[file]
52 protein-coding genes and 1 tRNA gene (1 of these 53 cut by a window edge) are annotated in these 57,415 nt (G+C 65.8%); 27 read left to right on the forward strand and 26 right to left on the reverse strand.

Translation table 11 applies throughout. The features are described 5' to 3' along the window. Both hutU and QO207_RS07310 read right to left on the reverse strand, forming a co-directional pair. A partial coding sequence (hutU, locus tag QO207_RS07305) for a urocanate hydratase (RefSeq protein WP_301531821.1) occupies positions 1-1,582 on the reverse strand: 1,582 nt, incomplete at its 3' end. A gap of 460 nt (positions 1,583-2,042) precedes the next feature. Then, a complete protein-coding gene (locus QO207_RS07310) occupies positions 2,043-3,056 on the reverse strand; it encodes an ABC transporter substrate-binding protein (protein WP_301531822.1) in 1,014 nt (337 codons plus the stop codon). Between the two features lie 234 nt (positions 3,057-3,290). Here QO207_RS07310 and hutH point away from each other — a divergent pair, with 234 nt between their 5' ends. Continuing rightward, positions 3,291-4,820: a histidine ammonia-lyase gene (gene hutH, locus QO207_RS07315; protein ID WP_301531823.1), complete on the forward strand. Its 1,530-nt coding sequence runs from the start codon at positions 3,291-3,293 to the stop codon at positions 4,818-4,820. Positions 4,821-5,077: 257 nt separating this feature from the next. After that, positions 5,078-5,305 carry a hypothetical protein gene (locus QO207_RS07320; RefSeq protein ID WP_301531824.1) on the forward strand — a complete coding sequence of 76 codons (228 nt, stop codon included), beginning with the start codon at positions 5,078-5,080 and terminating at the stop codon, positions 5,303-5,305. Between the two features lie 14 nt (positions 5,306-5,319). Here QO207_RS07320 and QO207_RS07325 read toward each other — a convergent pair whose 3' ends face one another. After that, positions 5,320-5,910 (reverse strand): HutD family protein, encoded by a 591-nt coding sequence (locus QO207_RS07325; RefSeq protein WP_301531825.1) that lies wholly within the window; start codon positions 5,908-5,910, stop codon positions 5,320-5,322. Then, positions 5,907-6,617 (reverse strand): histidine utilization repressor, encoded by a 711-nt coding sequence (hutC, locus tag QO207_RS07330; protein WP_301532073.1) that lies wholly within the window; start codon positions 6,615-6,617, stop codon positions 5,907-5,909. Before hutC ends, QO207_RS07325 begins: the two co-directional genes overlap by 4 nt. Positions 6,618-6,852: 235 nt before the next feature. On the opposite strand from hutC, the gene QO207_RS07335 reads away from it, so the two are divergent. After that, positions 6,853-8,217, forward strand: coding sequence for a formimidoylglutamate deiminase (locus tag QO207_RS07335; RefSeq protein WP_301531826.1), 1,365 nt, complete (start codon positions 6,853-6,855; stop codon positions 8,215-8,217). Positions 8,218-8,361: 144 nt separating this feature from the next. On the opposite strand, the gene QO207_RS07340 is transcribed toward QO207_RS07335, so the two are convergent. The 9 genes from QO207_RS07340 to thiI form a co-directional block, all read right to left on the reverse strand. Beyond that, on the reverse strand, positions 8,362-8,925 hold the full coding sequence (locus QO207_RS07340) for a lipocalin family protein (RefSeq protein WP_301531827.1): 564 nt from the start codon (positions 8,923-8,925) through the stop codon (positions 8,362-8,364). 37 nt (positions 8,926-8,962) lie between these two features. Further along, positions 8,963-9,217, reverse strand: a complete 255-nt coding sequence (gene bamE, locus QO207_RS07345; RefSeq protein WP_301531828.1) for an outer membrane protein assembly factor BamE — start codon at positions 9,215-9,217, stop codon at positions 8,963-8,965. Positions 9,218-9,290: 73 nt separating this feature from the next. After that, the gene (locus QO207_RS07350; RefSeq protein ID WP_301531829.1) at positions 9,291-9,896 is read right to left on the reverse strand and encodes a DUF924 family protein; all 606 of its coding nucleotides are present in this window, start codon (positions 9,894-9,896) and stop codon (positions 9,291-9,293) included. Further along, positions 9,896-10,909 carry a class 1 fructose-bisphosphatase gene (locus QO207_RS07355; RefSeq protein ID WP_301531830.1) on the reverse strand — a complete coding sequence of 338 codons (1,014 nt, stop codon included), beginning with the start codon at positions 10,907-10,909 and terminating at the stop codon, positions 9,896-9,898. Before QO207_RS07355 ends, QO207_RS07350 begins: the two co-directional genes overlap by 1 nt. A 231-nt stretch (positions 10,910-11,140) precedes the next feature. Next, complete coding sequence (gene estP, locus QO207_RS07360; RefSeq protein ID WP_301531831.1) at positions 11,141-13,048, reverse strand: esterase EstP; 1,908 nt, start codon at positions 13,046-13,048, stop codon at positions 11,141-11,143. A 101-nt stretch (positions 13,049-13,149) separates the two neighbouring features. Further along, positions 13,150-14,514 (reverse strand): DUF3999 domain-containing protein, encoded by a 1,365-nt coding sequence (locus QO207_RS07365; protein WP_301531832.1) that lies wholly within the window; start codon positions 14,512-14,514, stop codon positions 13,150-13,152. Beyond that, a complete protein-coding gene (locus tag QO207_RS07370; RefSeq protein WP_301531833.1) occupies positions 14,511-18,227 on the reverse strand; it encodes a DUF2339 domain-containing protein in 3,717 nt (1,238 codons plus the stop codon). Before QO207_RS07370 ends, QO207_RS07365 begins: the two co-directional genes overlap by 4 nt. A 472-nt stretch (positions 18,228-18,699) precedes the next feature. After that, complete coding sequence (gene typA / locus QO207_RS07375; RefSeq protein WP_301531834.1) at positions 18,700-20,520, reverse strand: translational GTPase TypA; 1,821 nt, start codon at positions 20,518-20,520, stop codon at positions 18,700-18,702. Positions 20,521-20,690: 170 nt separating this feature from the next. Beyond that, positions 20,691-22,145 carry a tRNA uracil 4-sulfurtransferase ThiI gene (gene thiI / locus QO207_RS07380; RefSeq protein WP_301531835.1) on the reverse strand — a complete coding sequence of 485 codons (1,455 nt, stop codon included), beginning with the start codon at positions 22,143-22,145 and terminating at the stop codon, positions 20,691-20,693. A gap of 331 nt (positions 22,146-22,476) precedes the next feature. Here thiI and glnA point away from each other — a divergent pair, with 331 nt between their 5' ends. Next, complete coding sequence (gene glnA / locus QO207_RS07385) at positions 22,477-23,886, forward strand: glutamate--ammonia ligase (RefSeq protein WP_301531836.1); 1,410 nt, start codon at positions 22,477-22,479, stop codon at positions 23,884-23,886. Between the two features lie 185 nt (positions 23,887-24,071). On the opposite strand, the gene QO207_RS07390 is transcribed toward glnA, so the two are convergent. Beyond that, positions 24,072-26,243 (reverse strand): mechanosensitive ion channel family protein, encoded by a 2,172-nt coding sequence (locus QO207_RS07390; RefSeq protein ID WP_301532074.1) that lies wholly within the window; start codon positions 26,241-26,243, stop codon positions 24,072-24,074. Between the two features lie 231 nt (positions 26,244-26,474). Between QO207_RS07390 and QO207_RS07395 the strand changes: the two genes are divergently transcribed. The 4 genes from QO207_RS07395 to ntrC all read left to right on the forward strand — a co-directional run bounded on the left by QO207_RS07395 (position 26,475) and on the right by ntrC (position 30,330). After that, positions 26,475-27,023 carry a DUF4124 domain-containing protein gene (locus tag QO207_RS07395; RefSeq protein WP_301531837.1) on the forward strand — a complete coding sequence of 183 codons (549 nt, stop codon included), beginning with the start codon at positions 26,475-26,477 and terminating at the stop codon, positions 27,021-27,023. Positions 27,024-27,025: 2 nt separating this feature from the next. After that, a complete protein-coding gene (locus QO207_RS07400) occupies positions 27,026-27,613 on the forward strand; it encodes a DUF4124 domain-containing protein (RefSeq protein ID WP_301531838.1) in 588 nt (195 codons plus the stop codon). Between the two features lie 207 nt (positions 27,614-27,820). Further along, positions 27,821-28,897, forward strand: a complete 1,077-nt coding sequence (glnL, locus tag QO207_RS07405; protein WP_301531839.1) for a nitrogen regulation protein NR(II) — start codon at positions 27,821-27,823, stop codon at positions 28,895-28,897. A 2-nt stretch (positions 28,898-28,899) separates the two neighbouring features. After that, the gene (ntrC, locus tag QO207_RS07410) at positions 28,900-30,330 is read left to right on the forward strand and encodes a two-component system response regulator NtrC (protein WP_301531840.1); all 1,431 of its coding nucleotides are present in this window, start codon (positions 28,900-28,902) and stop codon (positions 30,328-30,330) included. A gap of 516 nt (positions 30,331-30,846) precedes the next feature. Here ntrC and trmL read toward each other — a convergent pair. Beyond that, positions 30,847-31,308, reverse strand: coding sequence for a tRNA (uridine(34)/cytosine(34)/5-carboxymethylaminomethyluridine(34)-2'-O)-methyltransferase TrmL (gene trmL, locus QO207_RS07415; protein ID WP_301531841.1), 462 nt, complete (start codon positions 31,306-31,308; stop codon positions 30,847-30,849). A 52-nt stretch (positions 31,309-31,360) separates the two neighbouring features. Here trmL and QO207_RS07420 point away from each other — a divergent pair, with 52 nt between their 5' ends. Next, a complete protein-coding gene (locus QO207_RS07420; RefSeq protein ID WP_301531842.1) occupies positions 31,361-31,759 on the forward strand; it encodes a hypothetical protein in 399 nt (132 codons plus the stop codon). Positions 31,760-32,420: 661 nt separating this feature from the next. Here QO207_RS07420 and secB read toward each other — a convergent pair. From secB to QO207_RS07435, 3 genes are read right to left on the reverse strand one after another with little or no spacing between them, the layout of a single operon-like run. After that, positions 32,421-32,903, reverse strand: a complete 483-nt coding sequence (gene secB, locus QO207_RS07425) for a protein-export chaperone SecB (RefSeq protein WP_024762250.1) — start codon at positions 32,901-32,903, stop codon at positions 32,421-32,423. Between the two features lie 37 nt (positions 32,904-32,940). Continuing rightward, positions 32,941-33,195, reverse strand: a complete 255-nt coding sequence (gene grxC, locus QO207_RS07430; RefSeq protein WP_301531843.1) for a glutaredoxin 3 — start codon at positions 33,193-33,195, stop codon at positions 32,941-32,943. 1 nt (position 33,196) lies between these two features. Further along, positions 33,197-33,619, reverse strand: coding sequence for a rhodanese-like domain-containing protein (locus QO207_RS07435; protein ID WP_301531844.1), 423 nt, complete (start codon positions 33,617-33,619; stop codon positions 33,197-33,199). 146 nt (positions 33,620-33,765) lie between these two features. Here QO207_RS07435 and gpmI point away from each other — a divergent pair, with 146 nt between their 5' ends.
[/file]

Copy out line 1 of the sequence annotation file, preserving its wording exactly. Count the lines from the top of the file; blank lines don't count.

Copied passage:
52 protein-coding genes and 1 tRNA gene (1 of these 53 cut by a window edge) are annotated in these 57,415 nt (G+C 65.8%); 27 read left to right on the forward strand and 26 right to left on the reverse strand.